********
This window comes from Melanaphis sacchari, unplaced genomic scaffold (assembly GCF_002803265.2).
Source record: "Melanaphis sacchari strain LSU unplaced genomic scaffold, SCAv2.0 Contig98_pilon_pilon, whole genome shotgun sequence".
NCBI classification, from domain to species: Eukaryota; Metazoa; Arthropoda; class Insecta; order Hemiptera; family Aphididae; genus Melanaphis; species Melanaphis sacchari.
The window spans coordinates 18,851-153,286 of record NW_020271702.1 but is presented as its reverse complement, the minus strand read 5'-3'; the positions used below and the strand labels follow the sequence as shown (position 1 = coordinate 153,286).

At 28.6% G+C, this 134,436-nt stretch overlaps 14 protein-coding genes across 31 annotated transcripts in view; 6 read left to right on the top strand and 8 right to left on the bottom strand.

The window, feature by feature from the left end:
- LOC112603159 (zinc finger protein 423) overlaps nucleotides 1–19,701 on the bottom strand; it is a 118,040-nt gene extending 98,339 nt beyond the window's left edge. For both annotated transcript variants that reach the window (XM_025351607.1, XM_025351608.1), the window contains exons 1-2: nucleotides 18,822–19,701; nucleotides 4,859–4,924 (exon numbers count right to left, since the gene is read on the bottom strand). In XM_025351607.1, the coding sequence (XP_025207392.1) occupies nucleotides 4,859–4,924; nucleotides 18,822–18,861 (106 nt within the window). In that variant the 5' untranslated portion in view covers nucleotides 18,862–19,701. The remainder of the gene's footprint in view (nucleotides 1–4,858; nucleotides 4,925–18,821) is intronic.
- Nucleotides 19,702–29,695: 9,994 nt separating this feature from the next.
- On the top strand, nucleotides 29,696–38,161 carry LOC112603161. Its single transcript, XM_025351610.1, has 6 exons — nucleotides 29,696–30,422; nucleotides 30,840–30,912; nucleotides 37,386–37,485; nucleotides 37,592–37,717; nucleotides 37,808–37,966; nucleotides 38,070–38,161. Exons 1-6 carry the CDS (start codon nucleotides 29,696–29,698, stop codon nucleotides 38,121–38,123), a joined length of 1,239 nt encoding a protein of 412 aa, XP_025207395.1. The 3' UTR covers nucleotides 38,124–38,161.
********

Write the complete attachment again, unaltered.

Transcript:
This window comes from Melanaphis sacchari, unplaced genomic scaffold (assembly GCF_002803265.2).
Source record: "Melanaphis sacchari strain LSU unplaced genomic scaffold, SCAv2.0 Contig98_pilon_pilon, whole genome shotgun sequence".
NCBI classification, from domain to species: Eukaryota; Metazoa; Arthropoda; class Insecta; order Hemiptera; family Aphididae; genus Melanaphis; species Melanaphis sacchari.
The window spans coordinates 18,851-153,286 of record NW_020271702.1 but is presented as its reverse complement, the minus strand read 5'-3'; the positions used below and the strand labels follow the sequence as shown (position 1 = coordinate 153,286).

At 28.6% G+C, this 134,436-nt stretch overlaps 14 protein-coding genes across 31 annotated transcripts in view; 6 read left to right on the top strand and 8 right to left on the bottom strand.

The window, feature by feature from the left end:
- LOC112603159 (zinc finger protein 423) overlaps nucleotides 1–19,701 on the bottom strand; it is a 118,040-nt gene extending 98,339 nt beyond the window's left edge. For both annotated transcript variants that reach the window (XM_025351607.1, XM_025351608.1), the window contains exons 1-2: nucleotides 18,822–19,701; nucleotides 4,859–4,924 (exon numbers count right to left, since the gene is read on the bottom strand). In XM_025351607.1, the coding sequence (XP_025207392.1) occupies nucleotides 4,859–4,924; nucleotides 18,822–18,861 (106 nt within the window). In that variant the 5' untranslated portion in view covers nucleotides 18,862–19,701. The remainder of the gene's footprint in view (nucleotides 1–4,858; nucleotides 4,925–18,821) is intronic.
- Nucleotides 19,702–29,695: 9,994 nt separating this feature from the next.
- On the top strand, nucleotides 29,696–38,161 carry LOC112603161. Its single transcript, XM_025351610.1, has 6 exons — nucleotides 29,696–30,422; nucleotides 30,840–30,912; nucleotides 37,386–37,485; nucleotides 37,592–37,717; nucleotides 37,808–37,966; nucleotides 38,070–38,161. Exons 1-6 carry the CDS (start codon nucleotides 29,696–29,698, stop codon nucleotides 38,121–38,123), a joined length of 1,239 nt encoding a protein of 412 aa, XP_025207395.1. The 3' UTR covers nucleotides 38,124–38,161.